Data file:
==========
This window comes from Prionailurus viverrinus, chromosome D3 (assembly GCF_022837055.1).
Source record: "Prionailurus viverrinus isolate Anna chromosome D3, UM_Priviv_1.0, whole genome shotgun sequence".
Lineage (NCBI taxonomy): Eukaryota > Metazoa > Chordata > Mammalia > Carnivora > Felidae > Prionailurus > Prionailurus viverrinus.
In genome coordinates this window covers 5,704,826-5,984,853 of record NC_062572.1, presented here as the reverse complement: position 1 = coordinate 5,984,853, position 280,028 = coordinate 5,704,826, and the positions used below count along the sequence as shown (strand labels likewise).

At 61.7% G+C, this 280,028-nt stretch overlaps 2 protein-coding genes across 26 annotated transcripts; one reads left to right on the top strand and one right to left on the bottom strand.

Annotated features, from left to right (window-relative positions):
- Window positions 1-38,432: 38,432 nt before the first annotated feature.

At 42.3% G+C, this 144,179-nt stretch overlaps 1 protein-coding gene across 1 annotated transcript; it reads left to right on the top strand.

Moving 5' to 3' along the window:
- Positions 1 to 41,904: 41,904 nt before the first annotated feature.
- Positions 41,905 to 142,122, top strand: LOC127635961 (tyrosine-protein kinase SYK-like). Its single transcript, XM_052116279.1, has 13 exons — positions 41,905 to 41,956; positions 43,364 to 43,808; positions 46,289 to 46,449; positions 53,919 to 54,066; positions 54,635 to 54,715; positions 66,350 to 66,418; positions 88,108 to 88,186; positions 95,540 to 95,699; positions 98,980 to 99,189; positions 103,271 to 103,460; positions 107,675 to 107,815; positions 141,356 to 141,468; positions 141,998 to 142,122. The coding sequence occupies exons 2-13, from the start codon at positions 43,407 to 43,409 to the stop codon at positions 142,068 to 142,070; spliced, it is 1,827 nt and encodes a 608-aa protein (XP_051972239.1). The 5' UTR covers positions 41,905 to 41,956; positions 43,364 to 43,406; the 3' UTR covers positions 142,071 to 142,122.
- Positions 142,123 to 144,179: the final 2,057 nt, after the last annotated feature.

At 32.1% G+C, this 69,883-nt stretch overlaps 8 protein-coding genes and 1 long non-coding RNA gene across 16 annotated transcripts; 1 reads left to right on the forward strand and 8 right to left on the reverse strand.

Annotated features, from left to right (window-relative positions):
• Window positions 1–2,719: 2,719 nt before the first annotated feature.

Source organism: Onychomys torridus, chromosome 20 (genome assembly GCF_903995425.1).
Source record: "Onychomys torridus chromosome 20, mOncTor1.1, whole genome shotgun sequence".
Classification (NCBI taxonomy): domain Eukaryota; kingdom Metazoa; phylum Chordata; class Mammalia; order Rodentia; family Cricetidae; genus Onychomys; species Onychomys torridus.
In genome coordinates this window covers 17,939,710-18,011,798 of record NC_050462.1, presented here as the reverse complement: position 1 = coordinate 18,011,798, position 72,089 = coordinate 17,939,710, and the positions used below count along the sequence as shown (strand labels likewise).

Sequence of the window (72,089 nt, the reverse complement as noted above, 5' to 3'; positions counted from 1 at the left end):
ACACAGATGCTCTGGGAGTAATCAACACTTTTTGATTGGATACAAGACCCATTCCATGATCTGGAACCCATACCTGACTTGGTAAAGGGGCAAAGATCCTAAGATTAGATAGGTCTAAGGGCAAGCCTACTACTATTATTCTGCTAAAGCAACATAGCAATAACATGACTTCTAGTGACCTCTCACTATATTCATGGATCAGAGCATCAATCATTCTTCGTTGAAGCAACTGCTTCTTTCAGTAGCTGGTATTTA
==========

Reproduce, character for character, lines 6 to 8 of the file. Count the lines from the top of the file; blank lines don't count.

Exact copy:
Annotated features, from left to right (window-relative positions):
- Window positions 1-38,432: 38,432 nt before the first annotated feature.

At 42.3% G+C, this 144,179-nt stretch overlaps 1 protein-coding gene across 1 annotated transcript; it reads left to right on the top strand.